Many coParents unfortunately understand frustration when working with the other parent. Some coParents may usually be late for scheduled pick-up or drop-off.

Pat is waiting in the parking lot at a fast food restaurant for the coParent to arrive with their child for a scheduled exchange. Once again, as so often of late, the coParent is running late. How thoughtless! The time specified in their parenting plan for the exchange comes and goes. Pat tries to be patient, but as the minutes pass Pat’s head starts pounding.  Pat chest grows tight and Pat senses the anger rising.  As Pat becomes aware of these symptoms Pat stops to think about what the emotional response is signaling.  Is “anger” the specific emotion Pat is feeling?

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Pat decides to evaluate this further. For one thing, Pat feels disrespected because the coParent is not taking care to be more punctual.  Pat has other things to do beside wait on the convenience of the coParent. The coParent’s disrespect is also irritating. What needs are not being addressed?  Pat is interested in having a predictable time for exchanges.  That would be some acknowledgment that Pat’s time is valuable too.  Reflecting further, Pat also realizes that there is an undercurrent of fear.  Has there been an accident?  Has the coParent decided to withhold the child and not make the exchange?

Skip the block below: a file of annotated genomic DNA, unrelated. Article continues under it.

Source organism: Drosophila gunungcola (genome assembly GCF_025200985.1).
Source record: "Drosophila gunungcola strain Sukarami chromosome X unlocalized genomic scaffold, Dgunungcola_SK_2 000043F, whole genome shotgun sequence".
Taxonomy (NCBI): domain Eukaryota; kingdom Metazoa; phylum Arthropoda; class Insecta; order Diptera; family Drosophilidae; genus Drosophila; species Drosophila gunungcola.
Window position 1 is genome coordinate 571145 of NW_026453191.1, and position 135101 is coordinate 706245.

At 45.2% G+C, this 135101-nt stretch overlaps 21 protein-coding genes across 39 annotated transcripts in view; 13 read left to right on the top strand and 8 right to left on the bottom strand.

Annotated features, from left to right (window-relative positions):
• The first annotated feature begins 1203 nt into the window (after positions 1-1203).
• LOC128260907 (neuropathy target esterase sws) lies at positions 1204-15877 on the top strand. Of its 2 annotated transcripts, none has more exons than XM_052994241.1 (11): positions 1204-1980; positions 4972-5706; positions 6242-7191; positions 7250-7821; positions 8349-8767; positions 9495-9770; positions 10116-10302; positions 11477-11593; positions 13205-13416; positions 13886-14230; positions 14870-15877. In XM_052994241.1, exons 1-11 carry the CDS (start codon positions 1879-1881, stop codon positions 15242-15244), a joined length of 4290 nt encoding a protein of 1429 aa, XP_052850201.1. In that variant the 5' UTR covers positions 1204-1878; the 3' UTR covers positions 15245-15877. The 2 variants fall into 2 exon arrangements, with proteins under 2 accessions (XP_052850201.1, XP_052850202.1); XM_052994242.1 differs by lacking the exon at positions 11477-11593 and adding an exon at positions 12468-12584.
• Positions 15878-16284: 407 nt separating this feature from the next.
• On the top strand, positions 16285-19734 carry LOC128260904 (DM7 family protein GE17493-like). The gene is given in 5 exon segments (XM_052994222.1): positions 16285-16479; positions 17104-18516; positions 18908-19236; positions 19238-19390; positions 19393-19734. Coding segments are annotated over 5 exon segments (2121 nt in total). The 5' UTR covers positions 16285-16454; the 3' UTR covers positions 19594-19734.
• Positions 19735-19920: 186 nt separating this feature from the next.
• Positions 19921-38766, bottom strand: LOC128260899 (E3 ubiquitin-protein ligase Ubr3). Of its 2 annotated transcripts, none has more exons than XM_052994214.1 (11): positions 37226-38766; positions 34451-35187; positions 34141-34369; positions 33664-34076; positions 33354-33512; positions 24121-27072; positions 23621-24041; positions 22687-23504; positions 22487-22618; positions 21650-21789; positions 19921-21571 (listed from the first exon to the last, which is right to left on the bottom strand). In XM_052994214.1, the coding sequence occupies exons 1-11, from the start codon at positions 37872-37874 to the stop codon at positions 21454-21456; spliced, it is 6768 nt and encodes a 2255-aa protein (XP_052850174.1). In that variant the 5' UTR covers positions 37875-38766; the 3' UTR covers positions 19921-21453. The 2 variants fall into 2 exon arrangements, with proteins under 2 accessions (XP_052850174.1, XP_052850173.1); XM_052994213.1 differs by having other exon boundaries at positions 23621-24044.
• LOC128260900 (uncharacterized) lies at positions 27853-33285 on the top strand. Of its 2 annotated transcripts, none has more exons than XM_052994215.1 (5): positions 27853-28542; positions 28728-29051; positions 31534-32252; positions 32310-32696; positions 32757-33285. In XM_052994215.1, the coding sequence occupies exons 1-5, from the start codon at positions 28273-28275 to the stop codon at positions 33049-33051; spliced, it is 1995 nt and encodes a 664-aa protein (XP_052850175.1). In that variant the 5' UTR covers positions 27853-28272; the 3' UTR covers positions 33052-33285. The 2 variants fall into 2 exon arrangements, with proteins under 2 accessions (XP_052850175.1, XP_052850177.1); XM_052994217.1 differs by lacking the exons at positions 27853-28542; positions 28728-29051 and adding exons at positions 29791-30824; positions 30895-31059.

What Pat needs is more information and reassurance that exchanges will take place.  From this internal conversation, Pat determines to think about ways to increase the predictability of exchanges, reduce delays, and provide for a notification procedure when delays occur.


About Kathleen Bird

Kathleen Bird, JD is a mediator, parent educator, former judge, and family lawyer. Her book, Self-Centered Co-Parenting, is the result of her experience working with thousands of frustrated parents to find a self-empowering method for quality parenting and decision-making.